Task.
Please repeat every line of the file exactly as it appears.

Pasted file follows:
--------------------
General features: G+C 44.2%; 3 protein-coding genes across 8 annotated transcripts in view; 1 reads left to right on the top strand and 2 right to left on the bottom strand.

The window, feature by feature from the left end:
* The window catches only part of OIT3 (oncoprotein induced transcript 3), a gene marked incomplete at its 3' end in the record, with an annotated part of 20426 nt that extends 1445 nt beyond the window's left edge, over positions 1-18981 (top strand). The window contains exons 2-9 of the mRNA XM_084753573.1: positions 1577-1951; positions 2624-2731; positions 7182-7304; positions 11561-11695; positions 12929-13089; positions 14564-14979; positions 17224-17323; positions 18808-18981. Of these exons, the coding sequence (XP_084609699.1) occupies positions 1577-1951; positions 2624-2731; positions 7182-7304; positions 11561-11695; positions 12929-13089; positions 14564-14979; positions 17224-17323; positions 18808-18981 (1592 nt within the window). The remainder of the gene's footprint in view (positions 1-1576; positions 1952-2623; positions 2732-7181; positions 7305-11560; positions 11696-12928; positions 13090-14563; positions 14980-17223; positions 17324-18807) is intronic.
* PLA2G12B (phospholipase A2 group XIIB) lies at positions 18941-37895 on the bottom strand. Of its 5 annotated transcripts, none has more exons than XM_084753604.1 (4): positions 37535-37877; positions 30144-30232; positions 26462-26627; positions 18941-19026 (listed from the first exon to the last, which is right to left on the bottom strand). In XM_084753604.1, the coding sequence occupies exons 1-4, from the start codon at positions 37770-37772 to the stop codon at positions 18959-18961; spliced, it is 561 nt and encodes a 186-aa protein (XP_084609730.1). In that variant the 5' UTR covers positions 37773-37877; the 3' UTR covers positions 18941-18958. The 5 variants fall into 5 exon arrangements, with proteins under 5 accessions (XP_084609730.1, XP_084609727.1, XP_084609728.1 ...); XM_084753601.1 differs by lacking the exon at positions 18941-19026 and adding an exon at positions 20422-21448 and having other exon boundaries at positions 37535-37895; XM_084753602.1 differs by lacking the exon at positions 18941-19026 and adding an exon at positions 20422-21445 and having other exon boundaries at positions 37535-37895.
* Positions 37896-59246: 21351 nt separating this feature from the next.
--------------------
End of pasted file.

General features: G+C 44.2%; 3 protein-coding genes across 8 annotated transcripts in view; 1 reads left to right on the top strand and 2 right to left on the bottom strand.

The window, feature by feature from the left end:
* The window catches only part of OIT3 (oncoprotein induced transcript 3), a gene marked incomplete at its 3' end in the record, with an annotated part of 20426 nt that extends 1445 nt beyond the window's left edge, over positions 1-18981 (top strand). The window contains exons 2-9 of the mRNA XM_084753573.1: positions 1577-1951; positions 2624-2731; positions 7182-7304; positions 11561-11695; positions 12929-13089; positions 14564-14979; positions 17224-17323; positions 18808-18981. Of these exons, the coding sequence (XP_084609699.1) occupies positions 1577-1951; positions 2624-2731; positions 7182-7304; positions 11561-11695; positions 12929-13089; positions 14564-14979; positions 17224-17323; positions 18808-18981 (1592 nt within the window). The remainder of the gene's footprint in view (positions 1-1576; positions 1952-2623; positions 2732-7181; positions 7305-11560; positions 11696-12928; positions 13090-14563; positions 14980-17223; positions 17324-18807) is intronic.
* PLA2G12B (phospholipase A2 group XIIB) lies at positions 18941-37895 on the bottom strand. Of its 5 annotated transcripts, none has more exons than XM_084753604.1 (4): positions 37535-37877; positions 30144-30232; positions 26462-26627; positions 18941-19026 (listed from the first exon to the last, which is right to left on the bottom strand). In XM_084753604.1, the coding sequence occupies exons 1-4, from the start codon at positions 37770-37772 to the stop codon at positions 18959-18961; spliced, it is 561 nt and encodes a 186-aa protein (XP_084609730.1). In that variant the 5' UTR covers positions 37773-37877; the 3' UTR covers positions 18941-18958. The 5 variants fall into 5 exon arrangements, with proteins under 5 accessions (XP_084609730.1, XP_084609727.1, XP_084609728.1 ...); XM_084753601.1 differs by lacking the exon at positions 18941-19026 and adding an exon at positions 20422-21448 and having other exon boundaries at positions 37535-37895; XM_084753602.1 differs by lacking the exon at positions 18941-19026 and adding an exon at positions 20422-21445 and having other exon boundaries at positions 37535-37895.
* Positions 37896-59246: 21351 nt separating this feature from the next.